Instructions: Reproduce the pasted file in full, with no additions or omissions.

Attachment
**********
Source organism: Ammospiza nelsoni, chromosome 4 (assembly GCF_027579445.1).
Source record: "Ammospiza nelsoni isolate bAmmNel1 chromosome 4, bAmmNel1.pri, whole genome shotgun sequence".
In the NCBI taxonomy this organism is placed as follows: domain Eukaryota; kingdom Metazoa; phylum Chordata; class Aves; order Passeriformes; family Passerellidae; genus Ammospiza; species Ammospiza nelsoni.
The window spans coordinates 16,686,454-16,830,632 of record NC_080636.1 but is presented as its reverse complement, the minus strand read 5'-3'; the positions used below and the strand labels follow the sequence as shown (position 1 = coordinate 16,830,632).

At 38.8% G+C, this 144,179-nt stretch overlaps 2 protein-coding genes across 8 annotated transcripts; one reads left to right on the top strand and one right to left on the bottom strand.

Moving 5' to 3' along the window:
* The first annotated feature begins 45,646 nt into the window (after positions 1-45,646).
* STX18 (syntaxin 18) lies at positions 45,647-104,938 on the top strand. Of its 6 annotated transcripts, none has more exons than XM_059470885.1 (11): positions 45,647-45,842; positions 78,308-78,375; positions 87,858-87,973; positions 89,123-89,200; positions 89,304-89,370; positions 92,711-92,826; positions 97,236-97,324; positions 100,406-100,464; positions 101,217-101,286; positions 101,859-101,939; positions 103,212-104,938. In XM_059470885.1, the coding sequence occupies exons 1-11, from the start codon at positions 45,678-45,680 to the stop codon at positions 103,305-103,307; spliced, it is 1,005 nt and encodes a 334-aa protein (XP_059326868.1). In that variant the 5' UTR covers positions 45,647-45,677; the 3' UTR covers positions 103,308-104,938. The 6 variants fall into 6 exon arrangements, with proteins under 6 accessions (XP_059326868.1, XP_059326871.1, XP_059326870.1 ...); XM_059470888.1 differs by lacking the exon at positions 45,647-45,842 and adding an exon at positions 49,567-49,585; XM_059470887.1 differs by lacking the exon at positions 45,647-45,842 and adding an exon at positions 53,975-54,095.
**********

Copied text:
Source organism: Ammospiza nelsoni, chromosome 4 (assembly GCF_027579445.1).
Source record: "Ammospiza nelsoni isolate bAmmNel1 chromosome 4, bAmmNel1.pri, whole genome shotgun sequence".
In the NCBI taxonomy this organism is placed as follows: domain Eukaryota; kingdom Metazoa; phylum Chordata; class Aves; order Passeriformes; family Passerellidae; genus Ammospiza; species Ammospiza nelsoni.
The window spans coordinates 16,686,454-16,830,632 of record NC_080636.1 but is presented as its reverse complement, the minus strand read 5'-3'; the positions used below and the strand labels follow the sequence as shown (position 1 = coordinate 16,830,632).

At 38.8% G+C, this 144,179-nt stretch overlaps 2 protein-coding genes across 8 annotated transcripts; one reads left to right on the top strand and one right to left on the bottom strand.

Moving 5' to 3' along the window:
* The first annotated feature begins 45,646 nt into the window (after positions 1-45,646).
* STX18 (syntaxin 18) lies at positions 45,647-104,938 on the top strand. Of its 6 annotated transcripts, none has more exons than XM_059470885.1 (11): positions 45,647-45,842; positions 78,308-78,375; positions 87,858-87,973; positions 89,123-89,200; positions 89,304-89,370; positions 92,711-92,826; positions 97,236-97,324; positions 100,406-100,464; positions 101,217-101,286; positions 101,859-101,939; positions 103,212-104,938. In XM_059470885.1, the coding sequence occupies exons 1-11, from the start codon at positions 45,678-45,680 to the stop codon at positions 103,305-103,307; spliced, it is 1,005 nt and encodes a 334-aa protein (XP_059326868.1). In that variant the 5' UTR covers positions 45,647-45,677; the 3' UTR covers positions 103,308-104,938. The 6 variants fall into 6 exon arrangements, with proteins under 6 accessions (XP_059326868.1, XP_059326871.1, XP_059326870.1 ...); XM_059470888.1 differs by lacking the exon at positions 45,647-45,842 and adding an exon at positions 49,567-49,585; XM_059470887.1 differs by lacking the exon at positions 45,647-45,842 and adding an exon at positions 53,975-54,095.